On the other hand, if what's "killing you" is energy levels then pace is definitely something you'll want to work on. Slowing down or speeding up your pace by even small amounts can make a huge difference in how far you can go and how tired you get. To find the right pace its best to work with your heart rate as your guide. You want to keep your HR in the aerobic range... this is where your body is most efficient at converting fat and stored carbs into usable energy. The aerobic range is actually a pretty easy running pace and generally slower than most people will naturally launch off on for running. The trick is finding that pace... This involves knowing you aerobic range ( http://exercise.about.com/cs/fitnesstools/l/bl_THR.htm ). For me this is 117 to 150 BPM by tracking my heart rate during workouts I've found that 6 minute Kms to 7 minute Kms keep me in this range and at that pace I can run half-marathon distances.

    The key is finding this range for you and experimenting. For most just starting out runners this aerobic range is usually slower than they think... but as time goes by it will get faster as your body gets into better and better condition.

    Likely more than you wanted to know...

    posted over 4 years ago

  • in reply to what A said:Sorry, I have no idea about the answer to your question. However, I did want to mention that I saw a girl on the trail today whose jogging pace was slower than my relatively fast walk. That said, it looked like she could keep up her pace for miles... read more

    I just started TODAY with the C25K program and could use a buddy or a few buddies :D

    Also to the OP.... I am a couch person with no gym time till now since highschool (over 15 yrs ago). Today I did 3.4 mph for walking and 5 mph for my jogging....it got my heart pounding but i'm not sore anywhere.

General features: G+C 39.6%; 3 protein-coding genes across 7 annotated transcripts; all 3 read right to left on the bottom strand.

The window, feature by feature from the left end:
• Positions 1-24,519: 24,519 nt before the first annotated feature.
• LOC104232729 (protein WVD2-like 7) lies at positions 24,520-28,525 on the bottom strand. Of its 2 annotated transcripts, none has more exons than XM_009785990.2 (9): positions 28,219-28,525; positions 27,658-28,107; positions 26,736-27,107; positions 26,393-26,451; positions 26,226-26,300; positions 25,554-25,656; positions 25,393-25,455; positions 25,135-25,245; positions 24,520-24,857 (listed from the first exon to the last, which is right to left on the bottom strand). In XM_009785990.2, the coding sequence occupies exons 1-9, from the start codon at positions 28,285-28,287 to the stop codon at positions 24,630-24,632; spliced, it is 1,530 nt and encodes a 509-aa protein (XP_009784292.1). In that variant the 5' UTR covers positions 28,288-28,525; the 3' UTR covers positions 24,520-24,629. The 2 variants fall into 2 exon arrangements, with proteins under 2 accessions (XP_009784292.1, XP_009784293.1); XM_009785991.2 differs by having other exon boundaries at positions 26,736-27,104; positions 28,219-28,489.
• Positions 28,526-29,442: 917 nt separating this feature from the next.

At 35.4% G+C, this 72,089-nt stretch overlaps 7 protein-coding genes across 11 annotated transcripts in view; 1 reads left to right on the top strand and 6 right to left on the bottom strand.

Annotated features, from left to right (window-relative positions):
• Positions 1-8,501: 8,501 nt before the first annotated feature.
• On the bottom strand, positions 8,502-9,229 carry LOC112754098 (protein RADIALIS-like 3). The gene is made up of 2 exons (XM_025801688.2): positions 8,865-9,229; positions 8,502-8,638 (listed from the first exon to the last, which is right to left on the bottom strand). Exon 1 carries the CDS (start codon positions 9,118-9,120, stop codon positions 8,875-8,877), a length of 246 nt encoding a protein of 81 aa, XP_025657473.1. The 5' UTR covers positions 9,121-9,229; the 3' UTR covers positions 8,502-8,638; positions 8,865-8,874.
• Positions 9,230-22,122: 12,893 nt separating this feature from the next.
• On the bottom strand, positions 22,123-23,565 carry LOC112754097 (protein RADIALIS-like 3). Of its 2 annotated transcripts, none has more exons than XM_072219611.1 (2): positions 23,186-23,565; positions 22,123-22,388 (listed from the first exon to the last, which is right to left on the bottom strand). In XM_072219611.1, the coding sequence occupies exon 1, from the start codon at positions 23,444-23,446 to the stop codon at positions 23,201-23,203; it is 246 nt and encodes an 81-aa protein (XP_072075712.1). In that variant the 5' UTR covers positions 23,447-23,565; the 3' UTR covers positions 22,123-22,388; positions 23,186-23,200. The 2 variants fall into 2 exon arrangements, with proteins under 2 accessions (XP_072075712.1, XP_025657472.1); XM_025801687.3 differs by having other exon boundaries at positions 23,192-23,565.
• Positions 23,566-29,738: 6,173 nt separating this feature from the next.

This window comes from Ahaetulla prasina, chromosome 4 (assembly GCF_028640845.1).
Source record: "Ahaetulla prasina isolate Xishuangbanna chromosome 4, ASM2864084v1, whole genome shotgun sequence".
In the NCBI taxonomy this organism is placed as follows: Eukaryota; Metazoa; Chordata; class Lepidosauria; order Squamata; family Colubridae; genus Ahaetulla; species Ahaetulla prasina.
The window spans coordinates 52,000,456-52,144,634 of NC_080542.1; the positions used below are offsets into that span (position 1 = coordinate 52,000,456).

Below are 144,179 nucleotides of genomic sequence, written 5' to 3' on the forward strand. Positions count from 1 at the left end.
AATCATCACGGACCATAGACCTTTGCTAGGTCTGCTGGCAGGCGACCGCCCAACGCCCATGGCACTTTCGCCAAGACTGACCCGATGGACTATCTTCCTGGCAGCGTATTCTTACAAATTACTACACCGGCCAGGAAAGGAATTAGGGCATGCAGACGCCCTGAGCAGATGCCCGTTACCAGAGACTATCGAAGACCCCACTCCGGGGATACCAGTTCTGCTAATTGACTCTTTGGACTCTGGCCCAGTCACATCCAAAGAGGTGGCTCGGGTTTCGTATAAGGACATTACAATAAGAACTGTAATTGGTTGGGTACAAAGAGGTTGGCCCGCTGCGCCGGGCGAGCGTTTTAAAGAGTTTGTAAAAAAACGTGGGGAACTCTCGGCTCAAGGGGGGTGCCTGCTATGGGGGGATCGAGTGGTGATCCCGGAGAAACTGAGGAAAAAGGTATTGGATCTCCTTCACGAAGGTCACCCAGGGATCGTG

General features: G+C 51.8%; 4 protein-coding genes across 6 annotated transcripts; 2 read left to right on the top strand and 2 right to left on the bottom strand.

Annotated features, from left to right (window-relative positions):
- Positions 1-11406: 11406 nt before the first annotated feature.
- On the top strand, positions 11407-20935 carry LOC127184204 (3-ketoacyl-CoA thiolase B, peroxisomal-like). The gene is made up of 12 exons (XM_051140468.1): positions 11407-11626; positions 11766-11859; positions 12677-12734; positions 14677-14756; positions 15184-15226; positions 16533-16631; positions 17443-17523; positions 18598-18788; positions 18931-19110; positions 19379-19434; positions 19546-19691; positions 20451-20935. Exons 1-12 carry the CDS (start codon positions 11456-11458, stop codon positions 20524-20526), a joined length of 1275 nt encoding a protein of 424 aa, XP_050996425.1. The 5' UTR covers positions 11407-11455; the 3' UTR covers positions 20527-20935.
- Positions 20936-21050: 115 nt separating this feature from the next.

posted over 4 years ago | edited over 4 years ago

  • Thanks for all of the input! I tried day 1 today -- ok, well, I made it for 20 minutes, which was about 5 one minute running cycles, but I'm going to keep plugging. I started the running at 4.2 and did the last one at 4.8. I think I need to keep it down and not push myself so hard, to get the endurance I want to develop.

    And Bo, what you posted was VERY useful to me. I have a heart rate monitor around here somewhere, now I need to find and use it! It's definitely lack of stamina that's the big killer, though I was also having some knee twinges today that are what caused me to stop.

    posted over 4 years ago | edited over 4 years ago

  • Knee twinges can be from a number of causes... a bit of over training... a bit of not the right shoes... a bit of a bounding running style (leaping from step to step versus a more gliding style where its more of a shallow hop)... those are a few. The key thing if the knees are hurting, even twinges, back off a little and/or adjust the running style. If the twinges don't go away from that then... if you run outside... check the shoes for the proper fit and type for your running style.

    Oh, and intervals are great for building stamina! Alternate that with Pace/Tempo runs and add about 10% to either time or distance each week (or there about) and you can build up that core metabolic engine.

    posted over 4 years ago